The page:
This matter will undoubtedly be raised during a take-note debate on draft revised Guidelines for the Professional Conduct of the Clergy (GS 1970) at General Synod next month. There is an accompanying paper specifically on the ministry of absolution (GS Misc 1085) which confirms the Archbishop’s statement that the Archbishops’ Council is to commission a review of the seal of the confessional.39 Comments
The Archbishop of Canterbury gave this speech at the annual Parliamentary Press Gallery lunch in the House of Commons yesterday. He also answered questions. Amongst other topics he spoke about child abuse within the Church of England.
Michael White and Rajeev Syal The Guardian Church of England to examine 1950s records in child abuse investigation
Georgia Graham and John Bingham The Telegraph Justin Welby: I broke down in tears at horror of Church child abuse
He also spoke about immigration.
John Bingham and Georgia Graham The Telegraph Archbishop of Canterbury condemns politicians who view immigration as a ‘deep menace’
Nigel Morris The Independent Archbishop of Canterbury Justin Welby: There is no immigrant ‘menace’
Ian Paul How to save a diocese
Gillan Scott How to prevent the extinction of the Church of England
Jonathan Clatworthy Does the Church still need parishes?
Miranda Threlfall-Holmes Women in the Episcopate Bill gains Royal Assent
Sarah and Lindsey blogs at A Queer Calling When the Church’s “Welcome” to LGBT People Hurts
Neil Hodgson of the Liverpool Echo has been talking to Andrew Ware of church suppliers Hayes & Finch.5 Comments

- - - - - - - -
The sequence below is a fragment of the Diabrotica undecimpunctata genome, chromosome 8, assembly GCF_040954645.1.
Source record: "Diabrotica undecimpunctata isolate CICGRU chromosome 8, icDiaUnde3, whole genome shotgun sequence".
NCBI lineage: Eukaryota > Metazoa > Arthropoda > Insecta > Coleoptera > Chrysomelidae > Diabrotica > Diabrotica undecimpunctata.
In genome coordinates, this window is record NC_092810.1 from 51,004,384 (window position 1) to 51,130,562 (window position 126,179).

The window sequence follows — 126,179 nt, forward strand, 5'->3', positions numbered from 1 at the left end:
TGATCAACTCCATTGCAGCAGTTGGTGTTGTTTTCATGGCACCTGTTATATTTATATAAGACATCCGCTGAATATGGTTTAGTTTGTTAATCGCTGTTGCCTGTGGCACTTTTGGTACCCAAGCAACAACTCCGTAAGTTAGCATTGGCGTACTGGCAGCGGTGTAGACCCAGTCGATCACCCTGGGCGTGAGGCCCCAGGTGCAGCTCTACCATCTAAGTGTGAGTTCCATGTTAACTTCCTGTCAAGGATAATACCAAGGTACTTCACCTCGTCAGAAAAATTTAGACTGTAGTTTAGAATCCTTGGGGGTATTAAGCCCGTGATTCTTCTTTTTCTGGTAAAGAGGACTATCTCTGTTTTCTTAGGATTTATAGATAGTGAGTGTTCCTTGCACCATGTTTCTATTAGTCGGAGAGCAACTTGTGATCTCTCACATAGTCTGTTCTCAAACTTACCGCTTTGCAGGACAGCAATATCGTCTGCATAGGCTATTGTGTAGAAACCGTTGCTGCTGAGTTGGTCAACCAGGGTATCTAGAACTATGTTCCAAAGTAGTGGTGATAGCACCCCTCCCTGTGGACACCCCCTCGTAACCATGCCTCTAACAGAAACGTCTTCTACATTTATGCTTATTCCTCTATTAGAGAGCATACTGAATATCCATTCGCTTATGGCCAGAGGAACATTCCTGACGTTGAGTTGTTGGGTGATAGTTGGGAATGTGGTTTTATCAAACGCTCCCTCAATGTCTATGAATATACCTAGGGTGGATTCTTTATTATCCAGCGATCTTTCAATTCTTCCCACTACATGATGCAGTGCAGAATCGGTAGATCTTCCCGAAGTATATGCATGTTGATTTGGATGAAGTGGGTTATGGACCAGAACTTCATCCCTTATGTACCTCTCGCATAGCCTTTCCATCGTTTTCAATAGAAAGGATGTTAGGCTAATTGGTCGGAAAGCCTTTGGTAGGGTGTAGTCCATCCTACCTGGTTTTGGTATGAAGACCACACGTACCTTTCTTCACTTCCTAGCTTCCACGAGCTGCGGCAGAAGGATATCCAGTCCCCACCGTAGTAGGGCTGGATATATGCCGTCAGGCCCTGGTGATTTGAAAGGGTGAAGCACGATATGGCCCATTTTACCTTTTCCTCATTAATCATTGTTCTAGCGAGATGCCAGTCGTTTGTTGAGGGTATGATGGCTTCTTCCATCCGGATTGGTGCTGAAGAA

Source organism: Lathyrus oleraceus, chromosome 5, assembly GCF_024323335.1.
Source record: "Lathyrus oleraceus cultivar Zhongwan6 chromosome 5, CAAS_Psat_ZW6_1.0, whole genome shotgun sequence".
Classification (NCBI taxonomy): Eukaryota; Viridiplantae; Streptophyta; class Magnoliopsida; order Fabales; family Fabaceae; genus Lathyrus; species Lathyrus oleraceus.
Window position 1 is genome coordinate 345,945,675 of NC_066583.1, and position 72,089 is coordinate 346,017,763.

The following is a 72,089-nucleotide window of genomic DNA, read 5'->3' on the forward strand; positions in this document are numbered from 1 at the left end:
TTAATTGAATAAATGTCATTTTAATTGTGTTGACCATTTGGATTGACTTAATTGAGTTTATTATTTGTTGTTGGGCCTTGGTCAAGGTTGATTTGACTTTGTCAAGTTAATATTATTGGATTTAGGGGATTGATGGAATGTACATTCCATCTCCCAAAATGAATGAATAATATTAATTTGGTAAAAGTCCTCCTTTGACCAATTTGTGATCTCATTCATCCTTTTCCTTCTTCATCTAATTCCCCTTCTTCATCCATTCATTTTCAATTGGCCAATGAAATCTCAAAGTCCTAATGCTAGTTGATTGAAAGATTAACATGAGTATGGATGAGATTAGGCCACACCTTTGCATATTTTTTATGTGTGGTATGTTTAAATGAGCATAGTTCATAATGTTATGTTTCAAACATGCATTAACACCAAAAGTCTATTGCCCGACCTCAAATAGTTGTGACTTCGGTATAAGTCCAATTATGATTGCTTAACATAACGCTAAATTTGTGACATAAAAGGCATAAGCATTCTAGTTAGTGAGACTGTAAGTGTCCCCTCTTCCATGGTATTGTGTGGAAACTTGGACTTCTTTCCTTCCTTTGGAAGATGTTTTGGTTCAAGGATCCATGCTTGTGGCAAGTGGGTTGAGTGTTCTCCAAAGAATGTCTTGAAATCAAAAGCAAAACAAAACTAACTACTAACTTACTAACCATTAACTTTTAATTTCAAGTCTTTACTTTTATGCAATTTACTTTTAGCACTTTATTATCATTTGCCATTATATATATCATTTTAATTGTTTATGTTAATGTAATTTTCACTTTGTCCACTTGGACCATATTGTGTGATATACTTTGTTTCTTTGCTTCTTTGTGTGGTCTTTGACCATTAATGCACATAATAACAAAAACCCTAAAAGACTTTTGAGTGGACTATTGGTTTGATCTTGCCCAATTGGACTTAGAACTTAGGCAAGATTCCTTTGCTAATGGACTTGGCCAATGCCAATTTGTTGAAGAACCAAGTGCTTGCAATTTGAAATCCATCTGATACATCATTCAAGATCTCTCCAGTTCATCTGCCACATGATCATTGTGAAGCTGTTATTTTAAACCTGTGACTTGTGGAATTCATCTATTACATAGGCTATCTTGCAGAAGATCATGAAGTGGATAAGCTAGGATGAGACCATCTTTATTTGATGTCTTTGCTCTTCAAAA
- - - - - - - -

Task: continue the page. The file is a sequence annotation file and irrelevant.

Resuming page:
The papers for next month’s meeting of General Synod on 17 and 18 November are now all online here in agenda order. Here is a list in numerical order, with a note of the day scheduled for their consideration.
GS 1926D – Amending Canon No.33 [Monday]
GS 1966 – Agenda
GS 1967 – Report by the Business Committee [Monday]
GS 1970 – Guidelines for the Professional Conduct of the Clergy (draft edition) [Monday]
GS 1971 – The Anglican-Methodist Covenant: Report from the Council for Christian Unity [Tuesday]
GS Misc 1085 – Guidelines for the professional conduct of the clergy (The Ministry of Absolution)
GS Misc 1086 – A background note on Violence against Religious Minorities in Iraq and Syria [Tuesday]
GS Misc 1088 – Representative of Pentecostal Churches of the General Synod
GS Misc 1089 – The Porvoo Declaration – New signatories
GS Misc 1090 – Women in the Episcopate – appointment of Independent Reviewer
GS Misc 1091 – Report on the Archbishops’ Council’s activities4 Comments